Farrier Lee Olsen establishes boundaries to separate personal and work times.

Set Boundaries for a Successful Farrier Practice


Pictured Above: Lee Olsen keeps his hoof-care clients on a 5-week schedule and maintains a 9 a.m.-5 p.m. workday. Establish boundaries to separate personal and work times.

Farrier Takeaways

  • Establish a schedule and hours of operation that you are comfortable with. Don’t sacrifice what’s important to you to shoe a horse.
  • Scheduling clients on a 5-week schedule will make it easier to maintain the horse’s feet, reduce the number of lost shoes and increase the number of resets.
  • Grading clients will help you identify bottom-end clients, raise your rates and cull those who cost you money.

Farriers are self-employed small business owners. Each one of us wants to work hard and earn lots of money. That’s possible, and with a little thought, we can make just as much money with the same amount of effort or less.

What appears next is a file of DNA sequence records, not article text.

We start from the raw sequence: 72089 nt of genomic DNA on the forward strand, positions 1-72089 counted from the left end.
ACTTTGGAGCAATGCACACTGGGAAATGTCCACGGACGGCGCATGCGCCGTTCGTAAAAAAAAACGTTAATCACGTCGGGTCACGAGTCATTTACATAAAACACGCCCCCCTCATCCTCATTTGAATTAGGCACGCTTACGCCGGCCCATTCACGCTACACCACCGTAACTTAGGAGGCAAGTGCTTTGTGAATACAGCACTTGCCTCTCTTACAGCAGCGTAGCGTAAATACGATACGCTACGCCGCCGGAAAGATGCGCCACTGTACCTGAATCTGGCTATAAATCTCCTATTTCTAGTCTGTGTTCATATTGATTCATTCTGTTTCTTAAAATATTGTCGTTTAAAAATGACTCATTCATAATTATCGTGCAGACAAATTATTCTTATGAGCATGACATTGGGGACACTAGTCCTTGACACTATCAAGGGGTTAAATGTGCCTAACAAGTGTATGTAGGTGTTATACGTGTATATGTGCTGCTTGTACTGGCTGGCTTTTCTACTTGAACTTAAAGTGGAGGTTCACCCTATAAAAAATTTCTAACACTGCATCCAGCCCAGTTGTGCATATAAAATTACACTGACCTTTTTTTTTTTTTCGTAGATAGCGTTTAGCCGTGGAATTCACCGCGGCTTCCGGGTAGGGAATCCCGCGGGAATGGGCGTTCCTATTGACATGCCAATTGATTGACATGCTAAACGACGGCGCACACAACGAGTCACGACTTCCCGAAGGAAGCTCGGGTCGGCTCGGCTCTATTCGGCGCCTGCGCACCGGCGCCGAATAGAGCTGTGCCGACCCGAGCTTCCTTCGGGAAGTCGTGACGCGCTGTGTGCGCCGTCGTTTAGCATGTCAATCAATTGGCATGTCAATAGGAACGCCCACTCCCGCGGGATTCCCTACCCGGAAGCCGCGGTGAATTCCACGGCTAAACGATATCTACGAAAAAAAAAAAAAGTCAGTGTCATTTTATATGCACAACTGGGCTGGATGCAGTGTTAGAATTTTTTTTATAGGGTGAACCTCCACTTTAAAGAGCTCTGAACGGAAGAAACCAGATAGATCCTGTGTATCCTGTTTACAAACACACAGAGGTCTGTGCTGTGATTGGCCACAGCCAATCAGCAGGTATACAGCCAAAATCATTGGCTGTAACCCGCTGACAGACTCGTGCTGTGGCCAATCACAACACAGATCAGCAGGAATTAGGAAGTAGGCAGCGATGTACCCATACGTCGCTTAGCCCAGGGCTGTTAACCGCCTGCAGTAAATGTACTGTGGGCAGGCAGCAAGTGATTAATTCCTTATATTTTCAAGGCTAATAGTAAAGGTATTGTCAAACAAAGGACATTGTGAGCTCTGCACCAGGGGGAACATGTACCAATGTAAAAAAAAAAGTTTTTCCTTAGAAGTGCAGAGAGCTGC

We all have 24 hours to accomplish what we want to on a given day. Each of us has priorities that are important to us — family, friends, hobbies, work and whatnot. We can achieve this by setting boundaries

Drawing Lines

I run a multi-farrier practice that I send my guys out to quality local accounts. I typically work from home. The majority of my clients haul their horses to me 4 days a week. I go out to one big place a week. One of the lines that I’ve drawn is I don’t work weekends anymore because I’m a family man and I enjoy being with them and doing whatever they’re doing.

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Lee olsen

Lee Olsen

Lee Olsen, CJF, APF is a certified journeyman farrier from Brock, Texas. Online courses are coming soon to olsenequine.com

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